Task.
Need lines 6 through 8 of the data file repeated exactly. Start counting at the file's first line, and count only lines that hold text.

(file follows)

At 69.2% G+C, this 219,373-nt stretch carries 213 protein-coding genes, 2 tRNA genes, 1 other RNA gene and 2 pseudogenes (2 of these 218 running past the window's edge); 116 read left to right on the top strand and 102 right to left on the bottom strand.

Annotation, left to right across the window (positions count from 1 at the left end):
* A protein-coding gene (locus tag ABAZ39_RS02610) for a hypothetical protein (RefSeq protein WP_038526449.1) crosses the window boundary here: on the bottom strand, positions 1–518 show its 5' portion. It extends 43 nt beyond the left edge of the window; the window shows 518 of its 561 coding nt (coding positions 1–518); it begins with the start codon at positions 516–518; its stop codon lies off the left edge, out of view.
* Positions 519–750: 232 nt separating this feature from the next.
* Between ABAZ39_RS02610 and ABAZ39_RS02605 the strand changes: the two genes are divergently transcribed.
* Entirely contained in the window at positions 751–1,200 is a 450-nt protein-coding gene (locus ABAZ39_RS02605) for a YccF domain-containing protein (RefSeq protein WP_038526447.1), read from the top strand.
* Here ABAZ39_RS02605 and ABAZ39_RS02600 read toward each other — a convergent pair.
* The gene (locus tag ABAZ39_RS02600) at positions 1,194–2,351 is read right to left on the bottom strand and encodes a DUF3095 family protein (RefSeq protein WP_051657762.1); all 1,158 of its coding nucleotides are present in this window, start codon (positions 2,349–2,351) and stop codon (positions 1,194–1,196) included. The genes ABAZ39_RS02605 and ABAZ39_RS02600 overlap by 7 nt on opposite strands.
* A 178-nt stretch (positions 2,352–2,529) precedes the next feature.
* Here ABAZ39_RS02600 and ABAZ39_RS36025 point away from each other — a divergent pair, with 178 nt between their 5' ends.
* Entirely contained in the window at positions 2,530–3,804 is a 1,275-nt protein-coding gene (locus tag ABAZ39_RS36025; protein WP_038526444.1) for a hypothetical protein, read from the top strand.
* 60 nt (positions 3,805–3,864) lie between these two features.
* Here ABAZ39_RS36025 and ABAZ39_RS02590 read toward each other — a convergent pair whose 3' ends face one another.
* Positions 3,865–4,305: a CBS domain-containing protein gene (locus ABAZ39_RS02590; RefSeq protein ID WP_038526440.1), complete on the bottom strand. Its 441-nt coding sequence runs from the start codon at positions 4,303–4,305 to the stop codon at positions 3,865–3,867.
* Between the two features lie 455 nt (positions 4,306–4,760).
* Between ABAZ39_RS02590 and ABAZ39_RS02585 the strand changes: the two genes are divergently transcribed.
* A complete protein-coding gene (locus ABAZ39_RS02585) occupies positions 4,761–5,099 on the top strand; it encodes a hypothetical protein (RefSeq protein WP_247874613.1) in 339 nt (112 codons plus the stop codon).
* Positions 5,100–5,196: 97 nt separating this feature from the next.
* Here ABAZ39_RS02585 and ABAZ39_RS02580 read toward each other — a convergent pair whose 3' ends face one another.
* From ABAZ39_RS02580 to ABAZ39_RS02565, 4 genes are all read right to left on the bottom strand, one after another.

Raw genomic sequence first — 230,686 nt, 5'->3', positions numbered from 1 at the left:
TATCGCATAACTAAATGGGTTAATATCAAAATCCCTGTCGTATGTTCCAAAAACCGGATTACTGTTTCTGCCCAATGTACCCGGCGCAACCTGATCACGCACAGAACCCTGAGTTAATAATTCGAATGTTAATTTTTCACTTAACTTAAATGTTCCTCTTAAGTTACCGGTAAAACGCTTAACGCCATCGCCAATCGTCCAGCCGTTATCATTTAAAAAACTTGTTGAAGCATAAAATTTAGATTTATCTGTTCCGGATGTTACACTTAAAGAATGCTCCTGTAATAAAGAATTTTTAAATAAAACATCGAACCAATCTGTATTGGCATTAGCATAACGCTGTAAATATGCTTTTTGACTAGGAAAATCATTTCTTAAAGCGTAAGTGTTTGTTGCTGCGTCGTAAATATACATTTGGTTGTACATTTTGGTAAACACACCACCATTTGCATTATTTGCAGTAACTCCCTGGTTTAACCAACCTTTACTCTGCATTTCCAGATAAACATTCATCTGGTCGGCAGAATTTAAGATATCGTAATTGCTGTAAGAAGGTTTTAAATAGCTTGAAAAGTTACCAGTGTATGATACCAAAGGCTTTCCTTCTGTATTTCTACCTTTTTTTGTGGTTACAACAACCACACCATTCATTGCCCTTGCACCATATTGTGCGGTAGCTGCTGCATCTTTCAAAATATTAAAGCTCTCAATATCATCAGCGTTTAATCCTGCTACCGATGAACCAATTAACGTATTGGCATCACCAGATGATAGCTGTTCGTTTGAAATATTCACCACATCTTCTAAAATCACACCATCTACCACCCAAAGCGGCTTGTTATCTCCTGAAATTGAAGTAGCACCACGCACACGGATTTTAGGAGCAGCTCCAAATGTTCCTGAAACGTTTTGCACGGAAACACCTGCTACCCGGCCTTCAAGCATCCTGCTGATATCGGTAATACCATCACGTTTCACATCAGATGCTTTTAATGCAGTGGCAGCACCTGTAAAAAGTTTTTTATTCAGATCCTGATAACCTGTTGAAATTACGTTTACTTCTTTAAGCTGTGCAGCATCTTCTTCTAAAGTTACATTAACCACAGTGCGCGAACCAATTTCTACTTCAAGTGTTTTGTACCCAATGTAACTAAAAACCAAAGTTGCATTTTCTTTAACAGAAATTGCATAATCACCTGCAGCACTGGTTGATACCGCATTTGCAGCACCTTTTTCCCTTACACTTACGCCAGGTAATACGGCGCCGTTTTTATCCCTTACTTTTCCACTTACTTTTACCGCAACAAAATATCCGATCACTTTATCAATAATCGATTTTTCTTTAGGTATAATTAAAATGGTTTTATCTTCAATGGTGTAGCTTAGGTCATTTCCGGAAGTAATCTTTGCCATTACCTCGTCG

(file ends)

* Entirely contained in the window at positions 751–1,200 is a 450-nt protein-coding gene (locus ABAZ39_RS02605) for a YccF domain-containing protein (RefSeq protein WP_038526447.1), read from the top strand.
* Here ABAZ39_RS02605 and ABAZ39_RS02600 read toward each other — a convergent pair.
* The gene (locus tag ABAZ39_RS02600) at positions 1,194–2,351 is read right to left on the bottom strand and encodes a DUF3095 family protein (RefSeq protein WP_051657762.1); all 1,158 of its coding nucleotides are present in this window, start codon (positions 2,349–2,351) and stop codon (positions 1,194–1,196) included. The genes ABAZ39_RS02605 and ABAZ39_RS02600 overlap by 7 nt on opposite strands.